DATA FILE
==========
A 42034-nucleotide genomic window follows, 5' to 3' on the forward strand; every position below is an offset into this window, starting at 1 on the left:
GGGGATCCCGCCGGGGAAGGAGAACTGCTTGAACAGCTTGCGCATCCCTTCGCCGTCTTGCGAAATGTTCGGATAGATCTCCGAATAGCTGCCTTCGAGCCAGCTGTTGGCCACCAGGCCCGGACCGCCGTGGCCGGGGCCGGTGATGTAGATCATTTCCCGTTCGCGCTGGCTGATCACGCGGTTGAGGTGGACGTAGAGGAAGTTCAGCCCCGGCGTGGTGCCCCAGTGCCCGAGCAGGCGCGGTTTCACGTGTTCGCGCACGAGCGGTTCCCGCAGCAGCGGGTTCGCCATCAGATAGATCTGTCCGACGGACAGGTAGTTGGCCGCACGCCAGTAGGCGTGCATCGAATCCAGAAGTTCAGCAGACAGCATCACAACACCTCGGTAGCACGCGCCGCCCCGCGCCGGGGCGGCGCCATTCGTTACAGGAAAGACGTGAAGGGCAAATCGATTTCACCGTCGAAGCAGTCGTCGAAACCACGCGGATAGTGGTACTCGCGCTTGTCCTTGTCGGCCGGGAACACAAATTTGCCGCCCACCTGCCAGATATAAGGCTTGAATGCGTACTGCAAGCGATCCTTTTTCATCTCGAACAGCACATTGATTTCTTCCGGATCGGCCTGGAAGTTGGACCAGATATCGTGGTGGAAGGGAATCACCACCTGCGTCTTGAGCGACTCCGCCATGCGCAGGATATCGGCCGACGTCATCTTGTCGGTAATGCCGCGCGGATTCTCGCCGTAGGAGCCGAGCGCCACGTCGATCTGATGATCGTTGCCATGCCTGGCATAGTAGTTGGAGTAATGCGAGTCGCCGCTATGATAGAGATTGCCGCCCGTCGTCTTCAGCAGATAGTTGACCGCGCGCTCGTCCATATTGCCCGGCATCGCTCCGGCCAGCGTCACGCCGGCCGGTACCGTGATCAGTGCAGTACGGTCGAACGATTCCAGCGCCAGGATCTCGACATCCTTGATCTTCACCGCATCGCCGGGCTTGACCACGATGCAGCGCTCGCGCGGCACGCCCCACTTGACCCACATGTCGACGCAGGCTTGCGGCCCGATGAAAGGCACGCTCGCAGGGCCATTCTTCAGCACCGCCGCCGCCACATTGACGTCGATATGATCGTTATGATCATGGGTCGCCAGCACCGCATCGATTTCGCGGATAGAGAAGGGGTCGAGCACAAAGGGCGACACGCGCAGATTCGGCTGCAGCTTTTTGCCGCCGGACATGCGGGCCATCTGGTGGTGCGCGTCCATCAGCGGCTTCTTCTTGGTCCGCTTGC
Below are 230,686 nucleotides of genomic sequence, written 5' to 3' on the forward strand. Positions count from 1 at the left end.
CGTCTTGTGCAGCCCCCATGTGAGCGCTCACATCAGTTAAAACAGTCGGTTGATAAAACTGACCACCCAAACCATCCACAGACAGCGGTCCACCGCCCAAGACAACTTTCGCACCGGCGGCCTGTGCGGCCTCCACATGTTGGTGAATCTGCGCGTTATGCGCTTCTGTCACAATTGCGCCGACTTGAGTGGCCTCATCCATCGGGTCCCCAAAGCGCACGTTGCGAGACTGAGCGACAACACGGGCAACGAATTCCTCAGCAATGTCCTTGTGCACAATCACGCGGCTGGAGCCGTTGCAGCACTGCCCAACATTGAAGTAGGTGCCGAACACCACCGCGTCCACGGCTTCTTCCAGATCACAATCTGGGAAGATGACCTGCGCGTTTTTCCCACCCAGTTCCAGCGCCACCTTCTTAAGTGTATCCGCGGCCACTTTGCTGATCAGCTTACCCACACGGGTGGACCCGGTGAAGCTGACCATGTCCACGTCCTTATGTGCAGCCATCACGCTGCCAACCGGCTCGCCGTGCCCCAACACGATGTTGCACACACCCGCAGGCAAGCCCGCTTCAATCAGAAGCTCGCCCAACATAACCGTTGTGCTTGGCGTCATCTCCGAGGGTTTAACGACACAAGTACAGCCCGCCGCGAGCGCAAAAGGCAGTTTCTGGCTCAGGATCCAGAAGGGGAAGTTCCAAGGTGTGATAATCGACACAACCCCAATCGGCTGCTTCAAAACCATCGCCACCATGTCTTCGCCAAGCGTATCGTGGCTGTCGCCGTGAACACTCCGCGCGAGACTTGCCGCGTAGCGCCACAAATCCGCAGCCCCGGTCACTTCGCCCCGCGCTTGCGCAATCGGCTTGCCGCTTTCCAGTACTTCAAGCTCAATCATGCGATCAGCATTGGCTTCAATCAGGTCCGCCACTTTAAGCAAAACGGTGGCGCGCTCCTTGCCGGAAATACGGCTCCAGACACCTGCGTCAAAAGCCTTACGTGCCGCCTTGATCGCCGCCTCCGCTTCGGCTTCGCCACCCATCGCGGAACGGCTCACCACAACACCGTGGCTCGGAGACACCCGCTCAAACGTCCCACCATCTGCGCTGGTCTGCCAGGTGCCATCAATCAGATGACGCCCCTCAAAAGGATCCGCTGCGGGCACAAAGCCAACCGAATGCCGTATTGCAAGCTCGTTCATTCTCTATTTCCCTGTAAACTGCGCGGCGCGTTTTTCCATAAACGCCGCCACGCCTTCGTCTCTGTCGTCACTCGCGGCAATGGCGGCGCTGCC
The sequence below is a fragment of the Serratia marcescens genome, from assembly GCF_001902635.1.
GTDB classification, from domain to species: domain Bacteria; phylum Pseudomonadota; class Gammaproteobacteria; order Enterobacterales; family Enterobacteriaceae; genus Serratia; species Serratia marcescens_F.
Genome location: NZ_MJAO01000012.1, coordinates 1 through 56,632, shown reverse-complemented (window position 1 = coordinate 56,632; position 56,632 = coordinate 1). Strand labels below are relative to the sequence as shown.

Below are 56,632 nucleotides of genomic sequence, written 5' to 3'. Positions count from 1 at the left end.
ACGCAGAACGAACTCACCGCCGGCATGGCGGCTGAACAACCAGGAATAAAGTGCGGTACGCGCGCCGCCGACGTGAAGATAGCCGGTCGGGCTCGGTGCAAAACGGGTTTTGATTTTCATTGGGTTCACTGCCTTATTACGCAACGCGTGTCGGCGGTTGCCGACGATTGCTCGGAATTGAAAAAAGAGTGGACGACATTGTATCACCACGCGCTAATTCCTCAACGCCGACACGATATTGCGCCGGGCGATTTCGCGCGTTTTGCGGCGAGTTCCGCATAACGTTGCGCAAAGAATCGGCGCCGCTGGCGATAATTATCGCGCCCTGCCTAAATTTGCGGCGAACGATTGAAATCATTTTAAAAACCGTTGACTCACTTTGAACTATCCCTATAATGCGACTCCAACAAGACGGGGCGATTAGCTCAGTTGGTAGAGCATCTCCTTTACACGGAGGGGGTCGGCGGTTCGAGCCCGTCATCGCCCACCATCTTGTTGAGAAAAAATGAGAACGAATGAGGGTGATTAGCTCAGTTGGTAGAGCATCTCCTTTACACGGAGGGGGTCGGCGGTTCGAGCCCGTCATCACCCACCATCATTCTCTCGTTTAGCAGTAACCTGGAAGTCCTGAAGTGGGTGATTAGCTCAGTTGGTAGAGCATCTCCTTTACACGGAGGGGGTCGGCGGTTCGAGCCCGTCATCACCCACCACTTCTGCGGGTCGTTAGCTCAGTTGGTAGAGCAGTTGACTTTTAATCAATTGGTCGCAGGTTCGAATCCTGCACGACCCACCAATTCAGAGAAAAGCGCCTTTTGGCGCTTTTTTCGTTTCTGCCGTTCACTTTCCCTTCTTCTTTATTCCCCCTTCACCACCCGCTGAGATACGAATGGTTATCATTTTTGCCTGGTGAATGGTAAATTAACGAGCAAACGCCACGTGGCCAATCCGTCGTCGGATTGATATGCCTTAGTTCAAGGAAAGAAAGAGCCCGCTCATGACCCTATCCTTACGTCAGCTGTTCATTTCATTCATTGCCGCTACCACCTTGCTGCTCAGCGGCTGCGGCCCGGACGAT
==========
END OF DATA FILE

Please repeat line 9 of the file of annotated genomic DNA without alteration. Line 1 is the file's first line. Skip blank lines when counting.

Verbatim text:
ACGCAGAACGAACTCACCGCCGGCATGGCGGCTGAACAACCAGGAATAAAGTGCGGTACGCGCGCCGCCGACGTGAAGATAGCCGGTCGGGCTCGGTGCAAAACGGGTTTTGATTTTCATTGGGTTCACTGCCTTATTACGCAACGCGTGTCGGCGGTTGCCGACGATTGCTCGGAATTGAAAAAAGAGTGGACGACATTGTATCACCACGCGCTAATTCCTCAACGCCGACACGATATTGCGCCGGGCGATTTCGCGCGTTTTGCGGCGAGTTCCGCATAACGTTGCGCAAAGAATCGGCGCCGCTGGCGATAATTATCGCGCCCTGCCTAAATTTGCGGCGAACGATTGAAATCATTTTAAAAACCGTTGACTCACTTTGAACTATCCCTATAATGCGACTCCAACAAGACGGGGCGATTAGCTCAGTTGGTAGAGCATCTCCTTTACACGGAGGGGGTCGGCGGTTCGAGCCCGTCATCGCCCACCATCTTGTTGAGAAAAAATGAGAACGAATGAGGGTGATTAGCTCAGTTGGTAGAGCATCTCCTTTACACGGAGGGGGTCGGCGGTTCGAGCCCGTCATCACCCACCATCATTCTCTCGTTTAGCAGTAACCTGGAAGTCCTGAAGTGGGTGATTAGCTCAGTTGGTAGAGCATCTCCTTTACACGGAGGGGGTCGGCGGTTCGAGCCCGTCATCACCCACCACTTCTGCGGGTCGTTAGCTCAGTTGGTAGAGCAGTTGACTTTTAATCAATTGGTCGCAGGTTCGAATCCTGCACGACCCACCAATTCAGAGAAAAGCGCCTTTTGGCGCTTTTTTCGTTTCTGCCGTTCACTTTCCCTTCTTCTTTATTCCCCCTTCACCACCCGCTGAGATACGAATGGTTATCATTTTTGCCTGGTGAATGGTAAATTAACGAGCAAACGCCACGTGGCCAATCCGTCGTCGGATTGATATGCCTTAGTTCAAGGAAAGAAAGAGCCCGCTCATGACCCTATCCTTACGTCAGCTGTTCATTTCATTCATTGCCGCTACCACCTTGCTGCTCAGCGGCTGCGGCCCGGACGAT